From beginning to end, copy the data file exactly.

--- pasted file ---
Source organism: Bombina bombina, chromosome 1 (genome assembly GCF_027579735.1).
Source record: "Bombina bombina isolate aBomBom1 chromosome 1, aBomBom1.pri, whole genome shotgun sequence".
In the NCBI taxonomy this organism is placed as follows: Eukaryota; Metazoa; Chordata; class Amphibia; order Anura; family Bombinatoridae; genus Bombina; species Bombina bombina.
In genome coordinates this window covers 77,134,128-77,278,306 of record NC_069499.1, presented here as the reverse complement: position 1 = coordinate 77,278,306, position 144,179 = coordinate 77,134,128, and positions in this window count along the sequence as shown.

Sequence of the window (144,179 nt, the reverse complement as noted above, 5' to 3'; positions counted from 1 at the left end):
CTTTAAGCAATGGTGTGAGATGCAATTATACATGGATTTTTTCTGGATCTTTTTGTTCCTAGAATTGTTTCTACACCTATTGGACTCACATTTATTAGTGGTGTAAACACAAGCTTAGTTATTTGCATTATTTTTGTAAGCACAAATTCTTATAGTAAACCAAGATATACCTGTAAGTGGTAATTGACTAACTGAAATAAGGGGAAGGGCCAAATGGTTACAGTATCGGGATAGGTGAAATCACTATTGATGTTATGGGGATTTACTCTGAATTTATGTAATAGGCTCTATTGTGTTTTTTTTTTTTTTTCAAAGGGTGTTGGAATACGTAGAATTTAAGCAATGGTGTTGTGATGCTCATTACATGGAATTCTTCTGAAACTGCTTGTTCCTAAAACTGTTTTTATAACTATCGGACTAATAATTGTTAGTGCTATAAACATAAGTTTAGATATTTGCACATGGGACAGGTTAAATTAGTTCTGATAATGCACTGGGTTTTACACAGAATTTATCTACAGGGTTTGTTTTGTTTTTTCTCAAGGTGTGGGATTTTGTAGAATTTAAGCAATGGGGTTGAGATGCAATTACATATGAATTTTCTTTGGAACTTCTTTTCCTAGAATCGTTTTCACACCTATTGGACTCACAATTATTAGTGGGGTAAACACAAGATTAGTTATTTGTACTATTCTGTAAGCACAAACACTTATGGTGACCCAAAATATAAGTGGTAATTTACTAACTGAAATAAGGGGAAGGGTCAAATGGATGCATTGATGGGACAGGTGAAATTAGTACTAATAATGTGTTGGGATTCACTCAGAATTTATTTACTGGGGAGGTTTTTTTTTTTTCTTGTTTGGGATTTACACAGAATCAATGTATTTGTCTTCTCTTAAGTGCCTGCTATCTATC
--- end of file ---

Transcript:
Source organism: Bombina bombina, chromosome 1 (genome assembly GCF_027579735.1).
Source record: "Bombina bombina isolate aBomBom1 chromosome 1, aBomBom1.pri, whole genome shotgun sequence".
In the NCBI taxonomy this organism is placed as follows: Eukaryota; Metazoa; Chordata; class Amphibia; order Anura; family Bombinatoridae; genus Bombina; species Bombina bombina.
In genome coordinates this window covers 77,134,128-77,278,306 of record NC_069499.1, presented here as the reverse complement: position 1 = coordinate 77,278,306, position 144,179 = coordinate 77,134,128, and positions in this window count along the sequence as shown.

Sequence of the window (144,179 nt, the reverse complement as noted above, 5' to 3'; positions counted from 1 at the left end):
CTTTAAGCAATGGTGTGAGATGCAATTATACATGGATTTTTTCTGGATCTTTTTGTTCCTAGAATTGTTTCTACACCTATTGGACTCACATTTATTAGTGGTGTAAACACAAGCTTAGTTATTTGCATTATTTTTGTAAGCACAAATTCTTATAGTAAACCAAGATATACCTGTAAGTGGTAATTGACTAACTGAAATAAGGGGAAGGGCCAAATGGTTACAGTATCGGGATAGGTGAAATCACTATTGATGTTATGGGGATTTACTCTGAATTTATGTAATAGGCTCTATTGTGTTTTTTTTTTTTTTTCAAAGGGTGTTGGAATACGTAGAATTTAAGCAATGGTGTTGTGATGCTCATTACATGGAATTCTTCTGAAACTGCTTGTTCCTAAAACTGTTTTTATAACTATCGGACTAATAATTGTTAGTGCTATAAACATAAGTTTAGATATTTGCACATGGGACAGGTTAAATTAGTTCTGATAATGCACTGGGTTTTACACAGAATTTATCTACAGGGTTTGTTTTGTTTTTTCTCAAGGTGTGGGATTTTGTAGAATTTAAGCAATGGGGTTGAGATGCAATTACATATGAATTTTCTTTGGAACTTCTTTTCCTAGAATCGTTTTCACACCTATTGGACTCACAATTATTAGTGGGGTAAACACAAGATTAGTTATTTGTACTATTCTGTAAGCACAAACACTTATGGTGACCCAAAATATAAGTGGTAATTTACTAACTGAAATAAGGGGAAGGGTCAAATGGATGCATTGATGGGACAGGTGAAATTAGTACTAATAATGTGTTGGGATTCACTCAGAATTTATTTACTGGGGAGGTTTTTTTTTTTTCTTGTTTGGGATTTACACAGAATCAATGTATTTGTCTTCTCTTAAGTGCCTGCTATCTATC